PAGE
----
A flash flood later sent the Buck Elk out into the Missouri River. Greeley and his engineer followed it, but George said they “spent too much time hunting ducks” and lost sight of the boat. They reported the Buck Elk as sunk.

The larger of the two barges, the Norman, floated into an eddy and was tied to the bank by fishermen. The Buck Elk itself went to Providence Chute and stopped in an eddy, where farmers secured it to a tree.

At that time, the high school in Hermann was on the riverfront, and George happened to be at recess when the smaller of the two barges floated by.

“On board was a really good row boat,” recounted George, “I asked the owner ‘If I get that row boat off the barge, will you give it to me?’ He said ‘Sure, but how are you going to get it?’”

George and his cousin, Allie Wohlt, boarded an eastbound train. At Washington, they hired a rowboat and took on two more kids, thinking two could bring the hired boat back and two would bring the rowboat from the barge.

When they boarded the barge, they found a hauser (line) hanging overboard and decided to haul it aboard.  George stated there was more line than he had imagined, and by the time they had it all on board, ice was jamming the rowboat they used to get to the barge, and they had to pull it on board to save it from being destroyed.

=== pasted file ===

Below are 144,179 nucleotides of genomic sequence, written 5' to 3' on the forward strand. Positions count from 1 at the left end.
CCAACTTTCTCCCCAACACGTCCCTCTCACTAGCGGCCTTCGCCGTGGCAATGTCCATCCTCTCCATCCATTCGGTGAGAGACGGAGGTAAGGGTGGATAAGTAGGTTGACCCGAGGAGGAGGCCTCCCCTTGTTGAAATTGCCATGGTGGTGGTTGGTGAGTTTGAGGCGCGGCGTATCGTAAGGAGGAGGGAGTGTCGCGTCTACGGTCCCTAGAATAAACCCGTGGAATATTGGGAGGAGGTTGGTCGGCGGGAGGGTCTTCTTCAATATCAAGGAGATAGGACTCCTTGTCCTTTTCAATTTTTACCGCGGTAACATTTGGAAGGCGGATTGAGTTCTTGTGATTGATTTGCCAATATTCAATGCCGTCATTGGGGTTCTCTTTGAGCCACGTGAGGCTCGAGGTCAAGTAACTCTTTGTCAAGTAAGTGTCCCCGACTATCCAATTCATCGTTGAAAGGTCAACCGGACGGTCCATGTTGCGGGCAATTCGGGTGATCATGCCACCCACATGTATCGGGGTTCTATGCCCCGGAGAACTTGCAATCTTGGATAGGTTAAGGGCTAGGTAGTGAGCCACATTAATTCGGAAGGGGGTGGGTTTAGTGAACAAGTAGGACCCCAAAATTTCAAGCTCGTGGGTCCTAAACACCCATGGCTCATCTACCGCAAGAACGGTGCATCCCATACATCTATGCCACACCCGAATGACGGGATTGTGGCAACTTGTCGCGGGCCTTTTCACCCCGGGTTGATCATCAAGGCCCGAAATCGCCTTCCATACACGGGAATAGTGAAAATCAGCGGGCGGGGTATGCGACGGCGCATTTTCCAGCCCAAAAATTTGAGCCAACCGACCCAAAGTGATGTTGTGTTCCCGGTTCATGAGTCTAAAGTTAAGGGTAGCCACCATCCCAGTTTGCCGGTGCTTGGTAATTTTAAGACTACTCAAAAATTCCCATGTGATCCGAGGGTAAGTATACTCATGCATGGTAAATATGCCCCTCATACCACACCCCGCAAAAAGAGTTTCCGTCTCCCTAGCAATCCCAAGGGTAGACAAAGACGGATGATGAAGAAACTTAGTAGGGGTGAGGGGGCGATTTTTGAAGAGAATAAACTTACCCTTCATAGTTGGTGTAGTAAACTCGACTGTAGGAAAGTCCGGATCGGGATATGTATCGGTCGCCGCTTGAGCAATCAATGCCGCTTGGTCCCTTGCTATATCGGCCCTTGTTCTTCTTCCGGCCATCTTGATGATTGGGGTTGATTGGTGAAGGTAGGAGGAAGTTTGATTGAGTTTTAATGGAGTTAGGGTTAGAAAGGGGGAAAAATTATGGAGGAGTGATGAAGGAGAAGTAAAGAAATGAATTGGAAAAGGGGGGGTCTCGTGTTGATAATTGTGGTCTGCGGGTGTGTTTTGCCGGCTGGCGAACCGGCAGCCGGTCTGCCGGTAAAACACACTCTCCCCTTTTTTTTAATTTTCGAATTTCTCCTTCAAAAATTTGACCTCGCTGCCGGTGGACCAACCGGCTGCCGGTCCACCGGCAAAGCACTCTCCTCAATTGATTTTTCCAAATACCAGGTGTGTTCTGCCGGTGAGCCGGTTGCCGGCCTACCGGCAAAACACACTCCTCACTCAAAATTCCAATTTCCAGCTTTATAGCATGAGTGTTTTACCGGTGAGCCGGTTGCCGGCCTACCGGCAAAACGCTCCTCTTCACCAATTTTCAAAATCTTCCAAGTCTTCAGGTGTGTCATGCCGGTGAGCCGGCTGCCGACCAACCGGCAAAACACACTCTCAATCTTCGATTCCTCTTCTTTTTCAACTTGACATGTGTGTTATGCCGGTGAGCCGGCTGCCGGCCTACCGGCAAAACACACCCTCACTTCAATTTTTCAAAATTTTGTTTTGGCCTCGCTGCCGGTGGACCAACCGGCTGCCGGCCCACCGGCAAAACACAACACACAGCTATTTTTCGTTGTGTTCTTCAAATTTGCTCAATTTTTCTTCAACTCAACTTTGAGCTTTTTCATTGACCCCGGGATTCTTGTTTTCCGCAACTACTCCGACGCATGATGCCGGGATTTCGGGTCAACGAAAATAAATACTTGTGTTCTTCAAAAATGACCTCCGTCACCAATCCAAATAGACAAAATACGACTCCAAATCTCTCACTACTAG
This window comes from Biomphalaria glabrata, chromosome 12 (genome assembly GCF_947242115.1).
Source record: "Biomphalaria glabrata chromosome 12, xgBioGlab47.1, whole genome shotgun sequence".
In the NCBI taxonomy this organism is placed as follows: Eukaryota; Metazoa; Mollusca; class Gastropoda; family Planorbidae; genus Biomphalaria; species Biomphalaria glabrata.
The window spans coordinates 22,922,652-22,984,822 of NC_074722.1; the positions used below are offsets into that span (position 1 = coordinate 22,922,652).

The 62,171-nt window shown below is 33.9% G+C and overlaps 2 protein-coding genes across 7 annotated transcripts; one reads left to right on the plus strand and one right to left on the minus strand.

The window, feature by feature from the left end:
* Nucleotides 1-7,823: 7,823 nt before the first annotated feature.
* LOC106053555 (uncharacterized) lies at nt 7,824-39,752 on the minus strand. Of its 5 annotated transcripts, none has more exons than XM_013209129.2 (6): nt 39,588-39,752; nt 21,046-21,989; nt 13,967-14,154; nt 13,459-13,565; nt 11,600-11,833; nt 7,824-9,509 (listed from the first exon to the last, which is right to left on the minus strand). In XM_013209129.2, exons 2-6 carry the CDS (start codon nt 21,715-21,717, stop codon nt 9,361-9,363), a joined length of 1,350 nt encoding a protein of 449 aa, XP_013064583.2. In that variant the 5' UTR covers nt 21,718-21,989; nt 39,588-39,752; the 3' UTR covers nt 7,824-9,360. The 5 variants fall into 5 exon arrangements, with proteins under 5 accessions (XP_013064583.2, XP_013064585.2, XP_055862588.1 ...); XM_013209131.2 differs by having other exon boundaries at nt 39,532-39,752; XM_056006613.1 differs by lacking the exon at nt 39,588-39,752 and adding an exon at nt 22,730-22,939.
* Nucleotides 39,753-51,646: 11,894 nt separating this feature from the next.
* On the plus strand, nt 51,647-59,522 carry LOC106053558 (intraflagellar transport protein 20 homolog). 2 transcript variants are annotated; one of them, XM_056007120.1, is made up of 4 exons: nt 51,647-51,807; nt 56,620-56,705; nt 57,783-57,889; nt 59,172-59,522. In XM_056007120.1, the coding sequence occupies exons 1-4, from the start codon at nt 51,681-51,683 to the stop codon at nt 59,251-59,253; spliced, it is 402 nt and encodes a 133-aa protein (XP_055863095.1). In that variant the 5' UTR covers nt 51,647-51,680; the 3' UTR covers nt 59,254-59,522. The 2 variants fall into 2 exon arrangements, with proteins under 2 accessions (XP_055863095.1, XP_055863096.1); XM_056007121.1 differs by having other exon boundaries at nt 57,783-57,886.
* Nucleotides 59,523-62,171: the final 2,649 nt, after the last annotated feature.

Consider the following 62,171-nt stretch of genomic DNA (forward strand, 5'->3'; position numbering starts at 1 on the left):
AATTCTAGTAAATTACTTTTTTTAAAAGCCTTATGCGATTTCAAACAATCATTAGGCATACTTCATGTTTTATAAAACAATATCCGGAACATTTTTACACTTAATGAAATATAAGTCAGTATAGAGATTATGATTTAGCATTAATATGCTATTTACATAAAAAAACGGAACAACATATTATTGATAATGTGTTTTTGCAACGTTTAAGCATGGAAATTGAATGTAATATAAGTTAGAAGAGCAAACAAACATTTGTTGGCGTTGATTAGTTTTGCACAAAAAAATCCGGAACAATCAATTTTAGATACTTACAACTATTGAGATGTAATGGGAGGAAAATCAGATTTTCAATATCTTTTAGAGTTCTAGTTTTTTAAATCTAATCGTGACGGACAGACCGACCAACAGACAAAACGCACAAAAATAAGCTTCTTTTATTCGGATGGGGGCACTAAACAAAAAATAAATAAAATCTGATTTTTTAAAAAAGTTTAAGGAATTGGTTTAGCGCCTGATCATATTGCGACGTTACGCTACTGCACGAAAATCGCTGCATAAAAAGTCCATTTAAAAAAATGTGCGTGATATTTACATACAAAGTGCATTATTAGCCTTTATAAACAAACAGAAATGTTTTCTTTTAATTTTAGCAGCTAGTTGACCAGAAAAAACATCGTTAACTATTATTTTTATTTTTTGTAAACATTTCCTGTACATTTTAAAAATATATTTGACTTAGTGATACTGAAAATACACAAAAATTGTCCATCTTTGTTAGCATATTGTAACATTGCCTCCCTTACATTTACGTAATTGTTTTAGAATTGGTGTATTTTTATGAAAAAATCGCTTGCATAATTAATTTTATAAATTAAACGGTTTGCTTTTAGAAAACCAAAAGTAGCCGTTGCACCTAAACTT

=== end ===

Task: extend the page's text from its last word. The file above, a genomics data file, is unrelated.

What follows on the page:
“I knew it would be sudden death to try to leave the barge in the black of night,” George recounted, “so the only thing we could do was to settle down for the night.”

The boys rolled together the Buck Elk’s boiler tubes, which had been removed for the boiler repair and stowed on the barge, used the two rowboats as windbreaks, and built a fire.

George said the barge was protected by about two feet of ice frozen to the barge’s hull, which kept it safe from sinking when they hit grounded ice on the head of sand bars. At times they would float into an eddy and spin in one spot until the barge broke free and continued down the river.

“The two kids that we picked up at Washington didn’t seem much concerned and fell asleep at the side of the fire,” said George. “Sparks would fly off the fire and set their clothes on fire and either I or Allie would put out the fire with a splash of water.”

At about 4 a.m., the bridge at St. Charles came into sight. The boys were prepared to take their chances in the row boats if it looked like they were going to hit, but they passed under the bridge unscathed.

George said it would have been an easy matter to leave the barge at Bellefountain, but he and Allie decided they had enough money for a train ride from St. Louis to Hermann and decided to stay on the barge until St. Louis.

“After clearing the bridge at Bellfountain,” George recounted, “the barge took a sudden notion to leave the channel and headed into a narrow chute behind an island on the left side of the river where no boat had ever been.